Dr. Sharmistha Bagchi-Sen

Professor, Department of Geography, State University of New York - Buffalo

Dr. Bagchi-Sen portrait.


Department of Geography
University at Buffalo
Wilkeson Quad
Buffalo, NY 14261

Phone: (716) 645-2722/0478
Fax: (716) 645-2329
Email: geosbs@buffalo.edu (Please send CV request to this email) and geobagchi1@gmail.com



  • Professor (2001 - Present), Department of Geography SUNY-Buffalo
  • Chair (2010 - 2016), Department of Geography SUNY-Buffalo
  • Visiting Professor, Visiting Professor Programme, School of Business, Economics and Law, University of Gothenburg, Sweden, 2010 - Present.
  • Co-Director, Institute for Research and Education on Women and Gender, SUNY-Buffalo, 2009-2010
  • Director of Graduate Studies, Department of Geography, SUNY-Buffalo, 2001-2004
  • Innovation Studies (go to webpage on NSF-funded research on ethanol industry)
  • University, Innovation, and Development
  • Energy Policy, Innovation, and Local Effects
  • International Business: Foreign Direct Investment, South Asia
  • Industry Studies: Biotechnology, Biopharmaceuticals, and Bioenergy
  • Urban Decline


shrinking cities.

Shrinking Cities: Understanding Urban Decline in the United States

Russell Weaver, Sharmistha Bagchi-Sen, Jason Knight and Amy E. Frazier

Economic Geography book cover.

Economic Geography

Sharmistha Bagchi-Sen and Helen Lawton-Smith

Innovation Spaces in Asia book cover.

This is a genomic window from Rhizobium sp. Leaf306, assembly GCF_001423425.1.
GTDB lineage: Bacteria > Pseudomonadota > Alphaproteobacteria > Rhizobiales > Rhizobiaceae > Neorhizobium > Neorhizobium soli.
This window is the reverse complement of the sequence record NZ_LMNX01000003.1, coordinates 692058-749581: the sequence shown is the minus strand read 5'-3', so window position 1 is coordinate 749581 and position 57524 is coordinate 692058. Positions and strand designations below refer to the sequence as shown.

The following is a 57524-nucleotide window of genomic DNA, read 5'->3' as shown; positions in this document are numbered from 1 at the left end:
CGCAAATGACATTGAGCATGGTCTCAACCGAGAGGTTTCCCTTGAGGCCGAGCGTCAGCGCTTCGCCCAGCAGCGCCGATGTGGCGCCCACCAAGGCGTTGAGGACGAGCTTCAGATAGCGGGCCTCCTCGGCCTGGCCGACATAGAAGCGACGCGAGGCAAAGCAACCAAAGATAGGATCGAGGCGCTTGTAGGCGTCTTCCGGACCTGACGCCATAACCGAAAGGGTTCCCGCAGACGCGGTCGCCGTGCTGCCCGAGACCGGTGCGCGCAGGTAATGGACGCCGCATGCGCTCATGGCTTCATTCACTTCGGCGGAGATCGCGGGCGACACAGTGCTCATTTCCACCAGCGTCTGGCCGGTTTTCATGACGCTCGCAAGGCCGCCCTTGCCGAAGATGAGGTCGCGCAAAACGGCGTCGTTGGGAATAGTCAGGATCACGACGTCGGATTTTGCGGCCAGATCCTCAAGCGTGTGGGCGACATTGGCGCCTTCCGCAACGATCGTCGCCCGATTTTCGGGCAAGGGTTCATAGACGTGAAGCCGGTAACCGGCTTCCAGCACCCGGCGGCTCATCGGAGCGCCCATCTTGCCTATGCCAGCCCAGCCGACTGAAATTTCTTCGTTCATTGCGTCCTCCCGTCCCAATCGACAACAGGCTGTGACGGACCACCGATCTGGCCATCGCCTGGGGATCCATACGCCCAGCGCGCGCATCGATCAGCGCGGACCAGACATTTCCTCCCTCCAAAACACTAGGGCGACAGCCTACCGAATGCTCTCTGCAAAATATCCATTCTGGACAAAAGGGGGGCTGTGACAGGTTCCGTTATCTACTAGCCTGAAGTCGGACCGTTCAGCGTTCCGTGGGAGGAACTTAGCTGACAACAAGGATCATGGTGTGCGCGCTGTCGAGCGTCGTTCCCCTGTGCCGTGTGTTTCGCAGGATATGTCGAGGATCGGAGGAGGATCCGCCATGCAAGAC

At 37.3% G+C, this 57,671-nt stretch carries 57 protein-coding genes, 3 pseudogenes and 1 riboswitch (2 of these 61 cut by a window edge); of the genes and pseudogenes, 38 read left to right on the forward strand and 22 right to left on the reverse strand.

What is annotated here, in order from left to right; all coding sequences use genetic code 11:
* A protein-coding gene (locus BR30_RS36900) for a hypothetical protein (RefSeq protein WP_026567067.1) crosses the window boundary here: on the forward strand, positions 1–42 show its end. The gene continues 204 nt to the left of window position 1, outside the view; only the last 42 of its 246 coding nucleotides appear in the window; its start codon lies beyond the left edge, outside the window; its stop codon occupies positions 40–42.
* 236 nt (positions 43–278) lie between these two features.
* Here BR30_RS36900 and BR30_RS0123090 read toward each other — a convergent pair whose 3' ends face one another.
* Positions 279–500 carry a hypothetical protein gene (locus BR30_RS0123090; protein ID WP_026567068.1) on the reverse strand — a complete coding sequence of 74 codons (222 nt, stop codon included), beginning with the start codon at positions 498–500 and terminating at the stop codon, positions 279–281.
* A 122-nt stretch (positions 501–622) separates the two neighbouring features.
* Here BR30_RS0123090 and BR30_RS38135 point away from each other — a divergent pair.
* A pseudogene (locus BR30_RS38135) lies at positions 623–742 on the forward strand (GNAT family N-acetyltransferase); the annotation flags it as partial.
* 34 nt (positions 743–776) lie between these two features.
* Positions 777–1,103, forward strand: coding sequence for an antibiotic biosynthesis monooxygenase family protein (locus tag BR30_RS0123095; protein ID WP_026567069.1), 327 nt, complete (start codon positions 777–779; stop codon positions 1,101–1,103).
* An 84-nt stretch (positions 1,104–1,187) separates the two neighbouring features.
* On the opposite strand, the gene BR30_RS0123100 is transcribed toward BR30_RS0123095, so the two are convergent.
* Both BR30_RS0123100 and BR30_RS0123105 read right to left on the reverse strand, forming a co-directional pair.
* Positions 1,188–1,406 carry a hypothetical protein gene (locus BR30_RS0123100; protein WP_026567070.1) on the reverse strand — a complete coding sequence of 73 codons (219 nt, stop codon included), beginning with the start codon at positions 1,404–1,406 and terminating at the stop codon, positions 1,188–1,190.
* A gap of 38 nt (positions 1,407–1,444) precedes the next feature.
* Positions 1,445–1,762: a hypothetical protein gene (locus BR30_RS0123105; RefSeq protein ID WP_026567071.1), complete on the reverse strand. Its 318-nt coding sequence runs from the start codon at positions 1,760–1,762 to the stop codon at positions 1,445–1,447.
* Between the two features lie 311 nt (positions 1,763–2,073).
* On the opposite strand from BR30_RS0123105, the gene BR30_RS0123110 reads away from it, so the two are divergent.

Innovation Spaces in Asia

Maureen McKelvey and Sharmistha Bagchi-Sen

Global Competitive Advantage through Innovation and Entrepreneurship book cover.

Handbook of Research on Global Competitive Advantage through Innovation and Entrepreneurship

Luís M. Carmo Farinha, João J. M. Ferreira, Helen Lawton Smith and Sharmistha Bagchi-Sen


  • GEO 366 and 430/530: Urban Geography/Applied Urban Analysis
    Urban Geography is the study of the spatial structure of urban and metropolitan areas. Among other topics, it includes: (1) a study of the changing form of urban areas over time; (2) the behavior of people that gives rise to particular urban form; (3) the ways in which the internal structure of cities affects behavior and welfare; and, (4) the various ways in which people perceive and interact with their environment.
  • GEO 425 and 625: Global Business Landscapes (advanced topics in Economic Geography)
    The focus of this course will be learning about industry dynamics and regional change in a globalized world. In understanding the relationship between the firm and the region, the activities of other agents of regional development (e.g., universities, government, non-government sectors, labor markets) will also be taken into consideration.


Current PhD Students

Candace Kuechler (ckuechler5@gmail.com) - entrepreneurial geography

Nan Ding (nding@buffalo.edu)- transportation geography

Sungwoong Choi (sungwoon@buffalo.edu) - urban and regional development

Torsten Schunder (torstens@buffalo.edu) - energy geography

Jong-Seo Won (jongseow@buffalo.edu) - regional patterns of change in industries

David Karp (dnkarp@buffalo.edu) - urban studies